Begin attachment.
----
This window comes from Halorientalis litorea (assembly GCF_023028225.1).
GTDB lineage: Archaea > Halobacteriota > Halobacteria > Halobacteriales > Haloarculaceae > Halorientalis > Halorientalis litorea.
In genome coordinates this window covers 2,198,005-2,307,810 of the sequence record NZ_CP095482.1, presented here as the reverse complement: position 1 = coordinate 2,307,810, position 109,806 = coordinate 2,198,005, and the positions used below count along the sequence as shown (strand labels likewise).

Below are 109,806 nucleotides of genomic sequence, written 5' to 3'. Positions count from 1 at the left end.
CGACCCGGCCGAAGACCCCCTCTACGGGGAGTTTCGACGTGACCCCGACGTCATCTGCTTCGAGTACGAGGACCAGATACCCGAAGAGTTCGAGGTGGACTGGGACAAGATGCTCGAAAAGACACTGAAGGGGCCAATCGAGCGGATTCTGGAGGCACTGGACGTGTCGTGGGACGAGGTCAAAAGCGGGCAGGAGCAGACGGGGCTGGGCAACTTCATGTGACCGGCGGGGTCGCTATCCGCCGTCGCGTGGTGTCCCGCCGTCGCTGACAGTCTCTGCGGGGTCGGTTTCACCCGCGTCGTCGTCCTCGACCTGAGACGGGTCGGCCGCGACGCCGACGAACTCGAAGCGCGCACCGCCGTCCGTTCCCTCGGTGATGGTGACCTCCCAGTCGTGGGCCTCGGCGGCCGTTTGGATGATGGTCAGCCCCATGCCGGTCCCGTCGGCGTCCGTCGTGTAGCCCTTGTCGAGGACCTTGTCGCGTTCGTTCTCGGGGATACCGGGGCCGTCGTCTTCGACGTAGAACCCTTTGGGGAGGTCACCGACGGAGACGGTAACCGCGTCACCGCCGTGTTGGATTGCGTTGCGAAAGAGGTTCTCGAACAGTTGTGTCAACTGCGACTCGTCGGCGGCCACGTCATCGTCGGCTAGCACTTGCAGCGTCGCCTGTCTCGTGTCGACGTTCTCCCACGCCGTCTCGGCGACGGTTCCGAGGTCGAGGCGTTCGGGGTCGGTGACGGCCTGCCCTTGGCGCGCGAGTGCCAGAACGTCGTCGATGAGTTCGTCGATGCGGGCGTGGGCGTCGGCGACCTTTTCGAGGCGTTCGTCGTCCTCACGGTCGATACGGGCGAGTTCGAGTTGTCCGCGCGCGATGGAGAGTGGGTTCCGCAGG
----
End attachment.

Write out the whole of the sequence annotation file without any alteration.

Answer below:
This window comes from Halorientalis litorea (assembly GCF_023028225.1).
GTDB lineage: Archaea > Halobacteriota > Halobacteria > Halobacteriales > Haloarculaceae > Halorientalis > Halorientalis litorea.
In genome coordinates this window covers 2,198,005-2,307,810 of the sequence record NZ_CP095482.1, presented here as the reverse complement: position 1 = coordinate 2,307,810, position 109,806 = coordinate 2,198,005, and the positions used below count along the sequence as shown (strand labels likewise).

Below are 109,806 nucleotides of genomic sequence, written 5' to 3'. Positions count from 1 at the left end.
CGACCCGGCCGAAGACCCCCTCTACGGGGAGTTTCGACGTGACCCCGACGTCATCTGCTTCGAGTACGAGGACCAGATACCCGAAGAGTTCGAGGTGGACTGGGACAAGATGCTCGAAAAGACACTGAAGGGGCCAATCGAGCGGATTCTGGAGGCACTGGACGTGTCGTGGGACGAGGTCAAAAGCGGGCAGGAGCAGACGGGGCTGGGCAACTTCATGTGACCGGCGGGGTCGCTATCCGCCGTCGCGTGGTGTCCCGCCGTCGCTGACAGTCTCTGCGGGGTCGGTTTCACCCGCGTCGTCGTCCTCGACCTGAGACGGGTCGGCCGCGACGCCGACGAACTCGAAGCGCGCACCGCCGTCCGTTCCCTCGGTGATGGTGACCTCCCAGTCGTGGGCCTCGGCGGCCGTTTGGATGATGGTCAGCCCCATGCCGGTCCCGTCGGCGTCCGTCGTGTAGCCCTTGTCGAGGACCTTGTCGCGTTCGTTCTCGGGGATACCGGGGCCGTCGTCTTCGACGTAGAACCCTTTGGGGAGGTCACCGACGGAGACGGTAACCGCGTCACCGCCGTGTTGGATTGCGTTGCGAAAGAGGTTCTCGAACAGTTGTGTCAACTGCGACTCGTCGGCGGCCACGTCATCGTCGGCTAGCACTTGCAGCGTCGCCTGTCTCGTGTCGACGTTCTCCCACGCCGTCTCGGCGACGGTTCCGAGGTCGAGGCGTTCGGGGTCGGTGACGGCCTGCCCTTGGCGCGCGAGTGCCAGAACGTCGTCGATGAGTTCGTCGATGCGGGCGTGGGCGTCGGCGACCTTTTCGAGGCGTTCGTCGTCCTCACGGTCGATACGGGCGAGTTCGAGTTGTCCGCGCGCGATGGAGAGTGGGTTCCGCAGG